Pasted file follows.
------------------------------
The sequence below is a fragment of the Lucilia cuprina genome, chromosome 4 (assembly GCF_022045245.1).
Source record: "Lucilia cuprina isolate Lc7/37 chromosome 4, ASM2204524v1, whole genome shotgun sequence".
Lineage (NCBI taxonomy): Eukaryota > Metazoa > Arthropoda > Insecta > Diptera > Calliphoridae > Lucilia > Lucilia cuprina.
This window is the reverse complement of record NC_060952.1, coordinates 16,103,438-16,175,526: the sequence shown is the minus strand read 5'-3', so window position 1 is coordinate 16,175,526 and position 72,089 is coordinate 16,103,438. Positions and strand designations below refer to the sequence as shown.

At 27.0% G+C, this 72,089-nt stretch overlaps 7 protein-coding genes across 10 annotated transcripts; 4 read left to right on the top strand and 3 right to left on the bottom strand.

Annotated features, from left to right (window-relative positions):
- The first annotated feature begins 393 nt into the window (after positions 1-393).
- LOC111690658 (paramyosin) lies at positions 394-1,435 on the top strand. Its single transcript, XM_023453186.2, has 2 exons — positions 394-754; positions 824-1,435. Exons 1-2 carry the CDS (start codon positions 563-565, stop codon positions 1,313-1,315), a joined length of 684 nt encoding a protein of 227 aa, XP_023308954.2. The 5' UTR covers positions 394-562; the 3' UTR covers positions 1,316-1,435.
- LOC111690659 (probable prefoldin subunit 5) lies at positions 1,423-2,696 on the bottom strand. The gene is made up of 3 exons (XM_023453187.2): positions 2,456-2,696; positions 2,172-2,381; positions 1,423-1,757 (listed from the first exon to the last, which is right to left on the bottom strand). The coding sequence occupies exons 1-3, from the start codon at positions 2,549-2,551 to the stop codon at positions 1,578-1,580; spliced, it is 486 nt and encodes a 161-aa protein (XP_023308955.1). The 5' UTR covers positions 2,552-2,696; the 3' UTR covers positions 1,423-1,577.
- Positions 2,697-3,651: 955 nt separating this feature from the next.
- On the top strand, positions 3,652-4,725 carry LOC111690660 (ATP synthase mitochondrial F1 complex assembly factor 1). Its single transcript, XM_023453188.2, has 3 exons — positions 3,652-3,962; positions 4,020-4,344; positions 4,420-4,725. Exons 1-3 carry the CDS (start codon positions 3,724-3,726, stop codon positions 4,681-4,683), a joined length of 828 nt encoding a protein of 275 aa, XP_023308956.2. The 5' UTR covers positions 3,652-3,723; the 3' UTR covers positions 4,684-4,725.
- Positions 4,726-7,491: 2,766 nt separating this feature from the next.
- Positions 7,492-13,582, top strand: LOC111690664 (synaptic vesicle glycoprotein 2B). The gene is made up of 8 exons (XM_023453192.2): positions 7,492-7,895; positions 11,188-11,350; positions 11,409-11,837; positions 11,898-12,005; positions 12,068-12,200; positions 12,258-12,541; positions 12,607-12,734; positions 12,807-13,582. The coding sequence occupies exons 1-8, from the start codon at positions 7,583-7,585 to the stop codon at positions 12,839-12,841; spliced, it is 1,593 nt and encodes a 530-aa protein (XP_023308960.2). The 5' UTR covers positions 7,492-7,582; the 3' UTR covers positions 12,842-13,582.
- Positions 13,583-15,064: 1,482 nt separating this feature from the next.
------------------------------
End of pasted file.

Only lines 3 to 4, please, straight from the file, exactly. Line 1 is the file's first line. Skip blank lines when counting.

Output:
Lineage (NCBI taxonomy): Eukaryota > Metazoa > Arthropoda > Insecta > Diptera > Calliphoridae > Lucilia > Lucilia cuprina.
This window is the reverse complement of record NC_060952.1, coordinates 16,103,438-16,175,526: the sequence shown is the minus strand read 5'-3', so window position 1 is coordinate 16,175,526 and position 72,089 is coordinate 16,103,438. Positions and strand designations below refer to the sequence as shown.